Skip to content

CDC: Suicide Rates Increase For All Age Groups in 1999-2017; Overall Rate Increased 33%, and 53% in Women. At the same time, drug overdose deaths have increased as much as six-fold in some age groups.

2018-11-29

A CDC report, released today, shows that suicides have increased by an age-adjusted 33% from 1999 to 2017.  Suicides increased most dramatically for both sexes in the age 45-65 group.  The only group for which rates did not increase was for males over 75– the category that already had the highest rates among both men and women of all ages.

Suicides were most common in rural counties, and least common in metropolitan areas– a difference of 1.8 times.  Rates in women were highest at 45-64 and decreased in older age groups; in men, rates increased with age steadily.

The data show significant risks for suicide in all age groups, both men and women.  The highest risks are among women aged 45-64 and among men aged 75 and over.  Men have higher suicide rates in all age groups.  The highest rate among women in 2017 was 9.7 per 100,000 (aged 45-64) and among men, 39.7 per 100,000 (aged 75 and over.)  Rates for men aged 15-74 gradually increased with age, and the highest rate was in those 75 and over.  Rates for women peaked in the 45-64 age group dramatically; in men, a slight increase was seen in those 45-64 and a small decrease in those 65-74.  Women’s rates decreased in the oldest age group (75 and over) but rates were highest in the oldest men.

There has been no explanation for the increases in suicide rates, which occurred along the same time period as a dramatic increase in drug overdose death rates.  There was a 6-fold increase in drug overdose deaths among people aged 45-64 over the period 1999-2017 and a 3-fold increase in overdose death rates overall in that eighteen years.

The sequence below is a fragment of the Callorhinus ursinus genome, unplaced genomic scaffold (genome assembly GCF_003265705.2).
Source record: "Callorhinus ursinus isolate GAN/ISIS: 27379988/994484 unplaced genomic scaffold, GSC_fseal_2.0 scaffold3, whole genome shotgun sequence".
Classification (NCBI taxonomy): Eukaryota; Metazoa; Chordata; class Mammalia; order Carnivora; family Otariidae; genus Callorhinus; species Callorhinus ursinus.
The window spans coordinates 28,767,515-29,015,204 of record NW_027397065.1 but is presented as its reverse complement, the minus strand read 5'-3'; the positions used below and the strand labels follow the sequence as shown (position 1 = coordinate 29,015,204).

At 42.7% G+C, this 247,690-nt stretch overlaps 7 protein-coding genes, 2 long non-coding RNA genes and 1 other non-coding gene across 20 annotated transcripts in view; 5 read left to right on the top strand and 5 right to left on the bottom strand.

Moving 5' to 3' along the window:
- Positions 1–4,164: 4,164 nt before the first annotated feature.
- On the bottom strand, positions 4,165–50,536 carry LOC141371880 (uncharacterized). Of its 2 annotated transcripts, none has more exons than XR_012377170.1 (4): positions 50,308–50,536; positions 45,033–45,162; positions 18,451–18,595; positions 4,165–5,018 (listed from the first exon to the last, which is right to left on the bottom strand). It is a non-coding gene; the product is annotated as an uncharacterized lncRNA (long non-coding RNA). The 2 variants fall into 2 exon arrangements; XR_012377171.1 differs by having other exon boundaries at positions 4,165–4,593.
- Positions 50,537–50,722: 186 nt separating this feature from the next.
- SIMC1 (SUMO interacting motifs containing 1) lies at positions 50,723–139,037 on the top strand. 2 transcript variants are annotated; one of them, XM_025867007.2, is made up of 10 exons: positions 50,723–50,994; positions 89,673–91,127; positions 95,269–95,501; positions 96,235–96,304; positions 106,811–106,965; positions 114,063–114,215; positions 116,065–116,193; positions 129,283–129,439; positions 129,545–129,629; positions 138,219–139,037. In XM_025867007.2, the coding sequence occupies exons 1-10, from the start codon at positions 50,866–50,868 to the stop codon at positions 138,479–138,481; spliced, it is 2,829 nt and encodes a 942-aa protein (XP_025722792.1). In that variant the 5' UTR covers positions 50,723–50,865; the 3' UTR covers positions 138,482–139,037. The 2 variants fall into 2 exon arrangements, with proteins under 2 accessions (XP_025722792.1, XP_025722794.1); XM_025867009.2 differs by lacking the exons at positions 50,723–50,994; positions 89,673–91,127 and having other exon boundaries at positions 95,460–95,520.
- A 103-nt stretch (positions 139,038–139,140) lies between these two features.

In 2016, there were 63,600 deaths from drug overdoses, both suicidal and unintentional.  There were 44,965 suicide deaths, of which 6,698 were “poisonings”.  Apparently, about 58,355 of the overdose deaths were concluded to be unintentional.  There is some overlap between these two causes of death; in individual cases, it may be difficult to determine whether the drug overdose was accidental or intentional.

The latest year for statistics on gun-related deaths was 2016; approximately 39,000 people were killed by guns, of which about 13,362 were homicides and most of the rest– 26,000– suicides.  In 2016, the FBI reported a total of 17,250 homicides, an 8.6% increase from the year before.

We are at a loss to explain these increases, much less to influence them.  It is tempting to describe these findings as being in relation to the disintegration of society.  If this were so, then homicide rates should have increased, but they have remained stable over the last twenty years at a significantly lower level than in 1980.  Perhaps there is an increase in stress, hopelessness, and financial ruin.  Then the explanation would lie in the fact that median wages have not significantly increased in 30 years and wealth inequality has dramatically increased.

Then the way to counter this problem is to address wealth inequality.  The simplest way would be to go back to a steeply progressive income tax schedule, with estate taxes to deter the hereditary accumulation of wealth.  Attempts to address this problem are likely to be strenuously opposed by the wealthy.  Nonetheless, the simple logic of this action will redound to increases in wealth for everyone– economic growth will be sure to increase, as has been shown by historical rates of growth that increase under high-tax regimes.  Tax cuts and increases in wealth inequality are hostile to maintenance of infrastructure (which impacts quality of life for all but the most wealthy) and historically have not increased economic growth.  The only thing that increases with tax cuts is the national debt.

(photo courtesy of pixabay.com and mohamed_hassan)

Advertisements
No comments yet

Leave a Reply

Fill in your details below or click an icon to log in:

WordPress.com Logo

You are commenting using your WordPress.com account. Log Out /  Change )

Google+ photo

You are commenting using your Google+ account. Log Out /  Change )

Twitter picture

You are commenting using your Twitter account. Log Out /  Change )

Facebook photo

You are commenting using your Facebook account. Log Out /  Change )

Connecting to %s

This site uses Akismet to reduce spam. Learn how your comment data is processed.

%d bloggers like this: